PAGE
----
Castletownbere

Castletownbere boasts possibly the finest natural harbour in Ireland. Nestling between the Caha and Slieve Miskish Mountains the town is sheltered from the Atlantic Ocean by Bere Island.

Castletownbere is the perfect base for tourists to explore the unspoilt beauty of the Beara Peninsula’s flora and fauna and the many antiquities it has to offer. There is plenty of accommodation to choose from including bed and breakfasts, hostels and self catering as well as fantastic pubs where you’ll find fine food and an even finer welcome.

The market square in Castletownbere is a joy to behold. Traditional and spacious this market hits its peak on the first Thursday of each month with a selection of top quality food and bric-a-brac. Throughout the summer various traders set-up each Thursday but to ensure a full market experience make the first Thursday of the month a must-visit. The market operates from 9am – 2.30pm.

Fishing is the chief economic activity in the town but fishing only started up in a major way in the 1950s. Castletownbere is currently one of the five main fishing ports on the island of Ireland. It is the largest whitefish port in the country and the second safest natural harbour in the world. It is also home to the Irish Fisheries Training School, under the auspices of BIM.

Castletownbere is the main fishing port for south-west Ireland and it attracts visitors from far and near. A variety of colourful fishing boats, large and small, land their catches on the local pier. Some of the iced catch goes direct by road to Spain and other European countries. The rest of the catch goes to the local fish factories for processing and freezing before going to fish shops.

The town is the ancestral seat of Clan O’Sullivan Bere with Dunboy Castle, which was the site of the last battle in Ireland between Elizabeth I and the Gaelic Chiefdoms, within walking distance. The nearby Puxley Mansion was burnt down by the IRA in 1920.

Castletownbere Tourist Office is located in the grounds of the Church of Ireland in Castletownbere. The office is open 200 days a year and staff are always happy to offer help and information.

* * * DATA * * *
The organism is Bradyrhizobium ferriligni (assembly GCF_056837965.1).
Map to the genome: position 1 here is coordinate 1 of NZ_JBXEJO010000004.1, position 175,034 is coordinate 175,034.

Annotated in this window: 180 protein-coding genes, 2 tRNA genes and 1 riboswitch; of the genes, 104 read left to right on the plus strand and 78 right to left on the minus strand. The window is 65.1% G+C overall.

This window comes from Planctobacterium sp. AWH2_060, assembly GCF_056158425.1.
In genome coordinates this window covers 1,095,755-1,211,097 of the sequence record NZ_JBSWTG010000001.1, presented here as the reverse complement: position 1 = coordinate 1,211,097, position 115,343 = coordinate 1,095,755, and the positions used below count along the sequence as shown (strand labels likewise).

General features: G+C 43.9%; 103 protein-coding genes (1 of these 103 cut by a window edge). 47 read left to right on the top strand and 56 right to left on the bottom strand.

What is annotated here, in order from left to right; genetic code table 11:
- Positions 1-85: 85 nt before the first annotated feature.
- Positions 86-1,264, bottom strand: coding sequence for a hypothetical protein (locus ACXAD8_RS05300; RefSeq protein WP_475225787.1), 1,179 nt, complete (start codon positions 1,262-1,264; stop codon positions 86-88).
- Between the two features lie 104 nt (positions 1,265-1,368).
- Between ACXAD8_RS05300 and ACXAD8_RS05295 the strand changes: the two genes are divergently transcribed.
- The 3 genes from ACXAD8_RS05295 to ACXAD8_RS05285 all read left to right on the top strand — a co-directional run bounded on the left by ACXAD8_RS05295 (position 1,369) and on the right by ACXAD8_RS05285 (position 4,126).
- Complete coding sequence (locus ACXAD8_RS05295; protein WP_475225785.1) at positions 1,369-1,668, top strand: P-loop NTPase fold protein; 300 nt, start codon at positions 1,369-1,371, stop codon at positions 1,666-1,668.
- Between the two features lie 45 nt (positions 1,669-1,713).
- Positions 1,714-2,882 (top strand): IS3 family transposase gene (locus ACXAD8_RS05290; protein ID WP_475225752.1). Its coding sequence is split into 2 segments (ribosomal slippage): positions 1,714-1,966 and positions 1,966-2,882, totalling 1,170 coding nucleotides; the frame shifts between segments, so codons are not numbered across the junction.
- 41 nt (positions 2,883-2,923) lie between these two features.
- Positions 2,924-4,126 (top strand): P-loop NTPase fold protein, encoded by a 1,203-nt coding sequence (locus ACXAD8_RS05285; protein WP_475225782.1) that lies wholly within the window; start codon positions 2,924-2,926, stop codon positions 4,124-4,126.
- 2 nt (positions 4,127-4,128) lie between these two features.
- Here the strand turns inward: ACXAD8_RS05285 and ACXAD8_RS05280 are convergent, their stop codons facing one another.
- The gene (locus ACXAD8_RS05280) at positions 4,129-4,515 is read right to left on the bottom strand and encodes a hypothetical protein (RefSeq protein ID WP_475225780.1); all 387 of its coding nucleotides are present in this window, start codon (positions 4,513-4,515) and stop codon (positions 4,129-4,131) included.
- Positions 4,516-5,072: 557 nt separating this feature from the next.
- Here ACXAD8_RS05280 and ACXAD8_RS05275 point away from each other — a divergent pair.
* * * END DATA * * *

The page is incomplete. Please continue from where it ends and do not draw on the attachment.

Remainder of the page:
DIRECTIONS: Located on the R572, 51km from Bantry on the Glengarriff Road.

SPECIAL AREAS OF CONSERVATION: Pulleen Harbour Bog, Beara Peninsula.

Over 500 archaeological sites and monuments are recorded in Beara indicating human activity going back over 4,500 years or more. They include wedge tombs, boulder burials, stone circles, standing stone rows, pre-historic copper mines, fulacht fiadh (prehistoric cooking sites), ringforts, souterrain etc. to name but a few. Many of the prehistoric sites are signposted along the Beara Way walking route. The spectacular remains of the castle of Dunboy was once the seat of O’Sullivan Bere.

How Beara got its name: According to the ancient annals, Conn Cead Cathach (Con of the Hundred Battles) fought a fierce battle against Eoghan (Owen) Mór, King of Ireland at Cloch Barraige in the early centuries AD. Eoghan was badly wounded in the battle. Those of his followers who survived took him to Inish Greaghraighe (now known as Bere Island) as a safe place for him to recover. There, the fairy Eadaoin (Aideen) took him to her grianán (bower) where she nursed him back to health. Nowadays, this part of Bere Island is known as Greenane.

Having fully recovered, Eoghan and his followers then sailed southwards until they reached Spain. While there he met and married the princess Beara, daughter of the King of Castille. Wishing to return to Ireland, Eoghan and Beara sailed north from Spain with a large army and landed in Greenane of the south side of Bere Island. Owen took his wife to the highest point on the island and, looking across the harbour, he named the island and the peninsula, Beara, in honour of his wife. Rossmacowen and Buaile Owen are named after Eoghan Mór. According to local tradition, Eoghan’s wife, Princess Beara, is buried in the west side of the valley between Maulin and Knocknagree Mountains.

Dunboy Castle

Castletownbere_DunboyDunboy Castle (meaning Caisleán Dhún Baoi) was a stronghold of the O’Sullivan Bere, a Gaelic clan leader and ‘Chief of Dunboy’. The castle, two miles west of Castletownbere was built to guard and defend the harbour of Berehaven. Its presence there enabled O’Sullivan Bere to control the sea fisheries off the Irish coast and collect sizeable taxes from Irish and Continental fishing vessels sheltering in the haven. It was also a centre for the import/export trade to and from the Continent. Today, much of the castle is destroyed but the ruins are open to the public.

Dunboy Castle was the scene of the famous Siege of Dunboy in the summer of 1602 which ultimately led to its destruction and the breaking of the power of the O’Sullivan Bere. At that time Donal Cam O’Sullivan Bere was in rebellion against the English crown and Elizabeth I had sent a 5000 strong army under the command of Sir George Carew to suppress the insurgents. Even with its small garrison of 143 men Dunboy Castle was thought to be impregnable but following a fierce artillery bombardment the walls were smashed and after some desperate hand-to-hand fighting amid the rubble the defenders were finally overcome. The 58 survivors of the two week siege were executed in the nearby market square.